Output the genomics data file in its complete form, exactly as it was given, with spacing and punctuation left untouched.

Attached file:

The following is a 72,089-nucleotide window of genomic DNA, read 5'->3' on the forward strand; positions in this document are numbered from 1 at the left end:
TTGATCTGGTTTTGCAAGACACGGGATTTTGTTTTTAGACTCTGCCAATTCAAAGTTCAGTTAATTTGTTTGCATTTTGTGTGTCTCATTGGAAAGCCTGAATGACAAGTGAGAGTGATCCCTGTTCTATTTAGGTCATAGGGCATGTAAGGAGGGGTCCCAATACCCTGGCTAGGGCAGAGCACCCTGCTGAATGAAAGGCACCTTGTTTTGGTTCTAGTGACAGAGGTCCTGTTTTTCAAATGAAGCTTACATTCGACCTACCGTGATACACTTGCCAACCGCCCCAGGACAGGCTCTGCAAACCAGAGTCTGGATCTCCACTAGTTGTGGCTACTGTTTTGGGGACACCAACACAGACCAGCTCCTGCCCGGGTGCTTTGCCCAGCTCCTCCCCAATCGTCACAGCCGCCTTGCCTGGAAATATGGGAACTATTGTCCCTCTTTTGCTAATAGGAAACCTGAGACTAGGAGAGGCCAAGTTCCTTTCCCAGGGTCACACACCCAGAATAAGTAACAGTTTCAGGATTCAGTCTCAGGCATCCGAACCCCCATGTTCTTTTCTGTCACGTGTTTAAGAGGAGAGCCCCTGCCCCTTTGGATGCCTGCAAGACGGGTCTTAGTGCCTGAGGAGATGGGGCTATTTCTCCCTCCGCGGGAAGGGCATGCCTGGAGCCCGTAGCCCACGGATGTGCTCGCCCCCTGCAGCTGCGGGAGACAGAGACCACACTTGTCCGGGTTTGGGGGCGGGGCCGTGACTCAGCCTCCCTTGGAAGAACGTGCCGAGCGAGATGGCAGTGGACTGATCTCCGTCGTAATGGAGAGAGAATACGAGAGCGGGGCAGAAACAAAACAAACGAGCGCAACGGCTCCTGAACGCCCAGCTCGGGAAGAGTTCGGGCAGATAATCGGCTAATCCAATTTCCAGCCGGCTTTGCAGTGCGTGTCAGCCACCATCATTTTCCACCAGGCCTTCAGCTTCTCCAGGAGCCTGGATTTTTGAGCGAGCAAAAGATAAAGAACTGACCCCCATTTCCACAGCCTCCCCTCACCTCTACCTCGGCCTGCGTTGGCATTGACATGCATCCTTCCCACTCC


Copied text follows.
The following is a 72,089-nucleotide window of genomic DNA, read 5'->3' on the forward strand; positions in this document are numbered from 1 at the left end:
TTGATCTGGTTTTGCAAGACACGGGATTTTGTTTTTAGACTCTGCCAATTCAAAGTTCAGTTAATTTGTTTGCATTTTGTGTGTCTCATTGGAAAGCCTGAATGACAAGTGAGAGTGATCCCTGTTCTATTTAGGTCATAGGGCATGTAAGGAGGGGTCCCAATACCCTGGCTAGGGCAGAGCACCCTGCTGAATGAAAGGCACCTTGTTTTGGTTCTAGTGACAGAGGTCCTGTTTTTCAAATGAAGCTTACATTCGACCTACCGTGATACACTTGCCAACCGCCCCAGGACAGGCTCTGCAAACCAGAGTCTGGATCTCCACTAGTTGTGGCTACTGTTTTGGGGACACCAACACAGACCAGCTCCTGCCCGGGTGCTTTGCCCAGCTCCTCCCCAATCGTCACAGCCGCCTTGCCTGGAAATATGGGAACTATTGTCCCTCTTTTGCTAATAGGAAACCTGAGACTAGGAGAGGCCAAGTTCCTTTCCCAGGGTCACACACCCAGAATAAGTAACAGTTTCAGGATTCAGTCTCAGGCATCCGAACCCCCATGTTCTTTTCTGTCACGTGTTTAAGAGGAGAGCCCCTGCCCCTTTGGATGCCTGCAAGACGGGTCTTAGTGCCTGAGGAGATGGGGCTATTTCTCCCTCCGCGGGAAGGGCATGCCTGGAGCCCGTAGCCCACGGATGTGCTCGCCCCCTGCAGCTGCGGGAGACAGAGACCACACTTGTCCGGGTTTGGGGGCGGGGCCGTGACTCAGCCTCCCTTGGAAGAACGTGCCGAGCGAGATGGCAGTGGACTGATCTCCGTCGTAATGGAGAGAGAATACGAGAGCGGGGCAGAAACAAAACAAACGAGCGCAACGGCTCCTGAACGCCCAGCTCGGGAAGAGTTCGGGCAGATAATCGGCTAATCCAATTTCCAGCCGGCTTTGCAGTGCGTGTCAGCCACCATCATTTTCCACCAGGCCTTCAGCTTCTCCAGGAGCCTGGATTTTTGAGCGAGCAAAAGATAAAGAACTGACCCCCATTTCCACAGCCTCCCCTCACCTCTACCTCGGCCTGCGTTGGCATTGACATGCATCCTTCCCACTCC